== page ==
Genes promote hardening of arteries in type 2 diabetes

| Written by sgammon
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Type 2 diabetes has become a national epidemic, affecting nearly 26 million children and adults in the U.S. and approximately 170 million worldwide. According to the American Diabetes Association, $245 billion in costs are associated with diabetes, and 1 in 5 health-care dollars is spent caring for diabetics. A significant portion of the health costs associated with diabetes are those attributed to complications of the disease—including heart attacks, heart failure, stroke, dementia, chronic kidney disease, and amputations of the lower limbs. These complications emerge partly from hardening of the arteries caused by calcium deposits—a process known as arterial calcification—and are much more common in type 2 diabetics than in non-diabetics.

Dwight Towler, M.D., Ph.D., professor and director of the Cardiovascular Pathobiology Program at Sanford-Burnham, has been actively researching the molecular causes of arterial calcification for more than a decade. Finding a way to prevent cardiovascular calcification could improve the vascular health of type 2 diabetes and prevent many of the associated medical complications.

In Towler’s previous work, he found that the assumption that arterial calcification was a natural, passive process that happens when cells die was incorrect. Instead, he showed that when the metabolism is disturbed—as in diabetes—calcium deposits are made by an active process that happens when key regulatory proteins erroneously trigger bone-formation genes in the arteries. Today, he is focused on those regulatory proteins, coded in the DNA by the Msx genes. Under normal conditions, Msx genes are essential for the formation of bones and teeth in the skull. But, in inflammatory conditions such as those associated with type 2 diabetes, the genes trigger the formation of calcium deposits in the arteries.

In his most recent study published on July 16 in the journal Diabetes, in collaboration with Dr. Robert Maxson of the University of Southern California, Towler’s research team examined the impact of Msx genes in mice genetically engineered to develop diabetes when fed high-fat diets. Previously, Towler showed how high-fat diets up-regulated the Msx genes in the aorta and coronary vessels of these mice, and caused calcium deposits via the Wnt paracrine signaling cascade. Now the question was: What would happen if Msx genes were absent in these mice?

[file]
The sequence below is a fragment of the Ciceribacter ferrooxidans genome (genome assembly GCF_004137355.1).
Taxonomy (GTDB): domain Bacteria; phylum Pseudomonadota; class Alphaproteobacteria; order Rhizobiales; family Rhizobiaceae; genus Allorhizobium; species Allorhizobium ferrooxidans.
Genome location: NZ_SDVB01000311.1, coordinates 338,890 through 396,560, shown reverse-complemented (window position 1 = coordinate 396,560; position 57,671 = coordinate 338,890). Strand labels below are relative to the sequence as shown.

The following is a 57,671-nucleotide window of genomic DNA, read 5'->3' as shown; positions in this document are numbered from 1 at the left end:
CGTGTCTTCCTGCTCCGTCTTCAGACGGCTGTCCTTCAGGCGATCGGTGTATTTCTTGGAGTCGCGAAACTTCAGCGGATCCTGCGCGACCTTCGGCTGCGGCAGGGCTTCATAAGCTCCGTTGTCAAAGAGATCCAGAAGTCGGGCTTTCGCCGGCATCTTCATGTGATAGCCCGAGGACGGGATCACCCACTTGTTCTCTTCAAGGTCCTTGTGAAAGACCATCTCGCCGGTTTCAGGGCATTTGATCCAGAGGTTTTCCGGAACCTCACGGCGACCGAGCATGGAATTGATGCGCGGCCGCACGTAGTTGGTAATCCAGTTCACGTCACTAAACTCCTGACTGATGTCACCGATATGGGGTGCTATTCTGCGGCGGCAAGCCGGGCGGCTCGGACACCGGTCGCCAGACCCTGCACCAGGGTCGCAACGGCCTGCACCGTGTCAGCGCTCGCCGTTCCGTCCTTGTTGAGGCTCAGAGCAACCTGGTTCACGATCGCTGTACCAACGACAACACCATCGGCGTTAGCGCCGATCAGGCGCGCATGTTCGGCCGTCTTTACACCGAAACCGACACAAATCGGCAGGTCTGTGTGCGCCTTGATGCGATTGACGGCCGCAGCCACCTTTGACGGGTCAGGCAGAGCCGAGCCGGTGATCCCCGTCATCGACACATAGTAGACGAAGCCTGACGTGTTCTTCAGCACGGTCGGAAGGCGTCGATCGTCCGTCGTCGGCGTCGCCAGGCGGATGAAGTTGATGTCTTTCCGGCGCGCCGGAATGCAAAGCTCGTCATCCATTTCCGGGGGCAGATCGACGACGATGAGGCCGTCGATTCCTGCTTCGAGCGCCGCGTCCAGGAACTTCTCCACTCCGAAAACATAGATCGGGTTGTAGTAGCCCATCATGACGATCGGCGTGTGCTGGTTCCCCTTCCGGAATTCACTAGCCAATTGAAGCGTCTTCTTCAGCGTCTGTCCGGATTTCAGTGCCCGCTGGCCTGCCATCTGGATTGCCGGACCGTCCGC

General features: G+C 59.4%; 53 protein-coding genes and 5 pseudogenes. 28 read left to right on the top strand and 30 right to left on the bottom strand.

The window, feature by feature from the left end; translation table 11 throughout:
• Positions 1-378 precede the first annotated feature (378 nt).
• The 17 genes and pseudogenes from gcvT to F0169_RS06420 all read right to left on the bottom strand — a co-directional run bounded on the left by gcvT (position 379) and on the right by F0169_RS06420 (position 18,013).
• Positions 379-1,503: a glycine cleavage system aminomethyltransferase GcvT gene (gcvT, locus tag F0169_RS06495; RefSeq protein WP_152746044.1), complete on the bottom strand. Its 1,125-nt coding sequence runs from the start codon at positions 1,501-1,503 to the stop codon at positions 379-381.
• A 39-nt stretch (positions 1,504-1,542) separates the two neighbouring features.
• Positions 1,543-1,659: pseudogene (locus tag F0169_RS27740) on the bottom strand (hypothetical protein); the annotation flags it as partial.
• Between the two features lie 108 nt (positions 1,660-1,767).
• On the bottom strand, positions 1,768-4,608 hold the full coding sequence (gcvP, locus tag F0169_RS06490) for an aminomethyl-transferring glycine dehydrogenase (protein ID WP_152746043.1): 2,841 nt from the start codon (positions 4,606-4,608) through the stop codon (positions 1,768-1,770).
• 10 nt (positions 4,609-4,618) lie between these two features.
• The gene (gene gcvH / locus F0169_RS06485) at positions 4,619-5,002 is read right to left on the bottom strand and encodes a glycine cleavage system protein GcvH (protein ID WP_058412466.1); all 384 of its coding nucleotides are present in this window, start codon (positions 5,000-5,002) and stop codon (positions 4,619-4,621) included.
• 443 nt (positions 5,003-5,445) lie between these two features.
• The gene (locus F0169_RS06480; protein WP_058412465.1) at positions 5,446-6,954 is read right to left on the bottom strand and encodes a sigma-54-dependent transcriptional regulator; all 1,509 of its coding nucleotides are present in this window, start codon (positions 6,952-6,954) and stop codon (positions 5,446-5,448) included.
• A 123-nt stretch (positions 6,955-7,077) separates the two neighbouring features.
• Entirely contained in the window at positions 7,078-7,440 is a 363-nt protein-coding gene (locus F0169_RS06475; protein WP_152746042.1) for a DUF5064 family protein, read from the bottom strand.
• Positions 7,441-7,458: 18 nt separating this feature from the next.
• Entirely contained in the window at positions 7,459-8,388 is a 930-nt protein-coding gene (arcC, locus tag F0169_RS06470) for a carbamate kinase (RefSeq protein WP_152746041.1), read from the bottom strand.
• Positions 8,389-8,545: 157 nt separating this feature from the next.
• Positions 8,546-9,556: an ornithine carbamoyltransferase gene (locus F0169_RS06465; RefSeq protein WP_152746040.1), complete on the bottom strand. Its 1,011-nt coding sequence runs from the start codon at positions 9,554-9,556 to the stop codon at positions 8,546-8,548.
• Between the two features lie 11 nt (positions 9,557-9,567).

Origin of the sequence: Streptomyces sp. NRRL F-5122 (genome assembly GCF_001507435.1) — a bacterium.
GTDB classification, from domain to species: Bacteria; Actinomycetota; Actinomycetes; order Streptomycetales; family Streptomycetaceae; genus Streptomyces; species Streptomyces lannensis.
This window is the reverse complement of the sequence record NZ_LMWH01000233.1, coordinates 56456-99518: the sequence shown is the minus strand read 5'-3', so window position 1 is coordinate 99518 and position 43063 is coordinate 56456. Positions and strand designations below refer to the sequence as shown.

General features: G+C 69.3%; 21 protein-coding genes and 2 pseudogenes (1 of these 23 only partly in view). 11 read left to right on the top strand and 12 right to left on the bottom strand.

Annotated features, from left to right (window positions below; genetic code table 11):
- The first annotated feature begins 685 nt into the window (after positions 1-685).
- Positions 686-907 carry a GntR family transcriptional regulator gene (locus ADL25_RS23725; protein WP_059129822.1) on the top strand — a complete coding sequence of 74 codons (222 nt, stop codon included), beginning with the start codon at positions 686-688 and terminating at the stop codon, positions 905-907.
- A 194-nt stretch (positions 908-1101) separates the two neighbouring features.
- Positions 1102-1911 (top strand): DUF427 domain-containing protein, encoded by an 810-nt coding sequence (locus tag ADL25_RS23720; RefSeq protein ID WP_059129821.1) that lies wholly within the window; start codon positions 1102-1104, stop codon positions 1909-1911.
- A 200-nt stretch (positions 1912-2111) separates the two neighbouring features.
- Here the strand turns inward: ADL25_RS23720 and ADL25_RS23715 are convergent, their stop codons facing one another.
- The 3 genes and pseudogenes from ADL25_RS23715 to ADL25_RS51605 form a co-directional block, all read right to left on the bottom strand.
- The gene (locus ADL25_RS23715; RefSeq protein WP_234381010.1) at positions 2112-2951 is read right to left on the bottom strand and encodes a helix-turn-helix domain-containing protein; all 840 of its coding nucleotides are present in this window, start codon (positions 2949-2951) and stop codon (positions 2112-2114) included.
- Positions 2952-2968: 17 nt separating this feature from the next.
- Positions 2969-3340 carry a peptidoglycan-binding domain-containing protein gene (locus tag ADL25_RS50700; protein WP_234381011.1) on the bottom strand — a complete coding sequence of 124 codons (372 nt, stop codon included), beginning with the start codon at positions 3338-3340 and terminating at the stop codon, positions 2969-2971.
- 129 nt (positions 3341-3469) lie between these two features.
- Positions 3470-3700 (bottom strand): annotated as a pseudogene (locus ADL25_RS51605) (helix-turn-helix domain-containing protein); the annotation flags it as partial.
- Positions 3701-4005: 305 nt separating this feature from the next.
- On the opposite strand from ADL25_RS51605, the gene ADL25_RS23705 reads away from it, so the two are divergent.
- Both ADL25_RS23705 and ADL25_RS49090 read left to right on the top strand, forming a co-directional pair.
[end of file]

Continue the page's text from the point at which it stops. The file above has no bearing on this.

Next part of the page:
“We were pleased to find that down-regulation of the Msx genes did indeed reduce the arterial calcification and vascular stiffness associated with diabetes,” said Towler. Our results are important because currently, there are no drugs to treat cardiovascular calcification. We have now identified four signaling pathways that represent targets for new drugs to intervene and inhibit the process.”

As a board-certified internist, Towler is committed to advancing these research findings to improve patient health and health care. “Our next step is to biochemically and genetically validate these pathways in human vascular disease—and identify drugs that improve vascular structure and function in mice. We are starting with lead compounds already tested in humans for other indications to see if we can repurpose those drugs to minimize the time it takes to get a treatment to the patients that suffer from this devastating complication of diabetes,” added Towler.

The study was performed in collaboration with the Norris Cancer Center, University of Southern California (CA),  Washington University in St. Louis (MO), the Translational Research Institute for Metabolism and Diabetes (FL), and MD Anderson Cancer Center (TX).

Funding for the study was provided by NIH grants HL69229 and HL81138, the Barnes-Jewish Hospital Foundation, and Sanford-Burnham Medical Research Institute.

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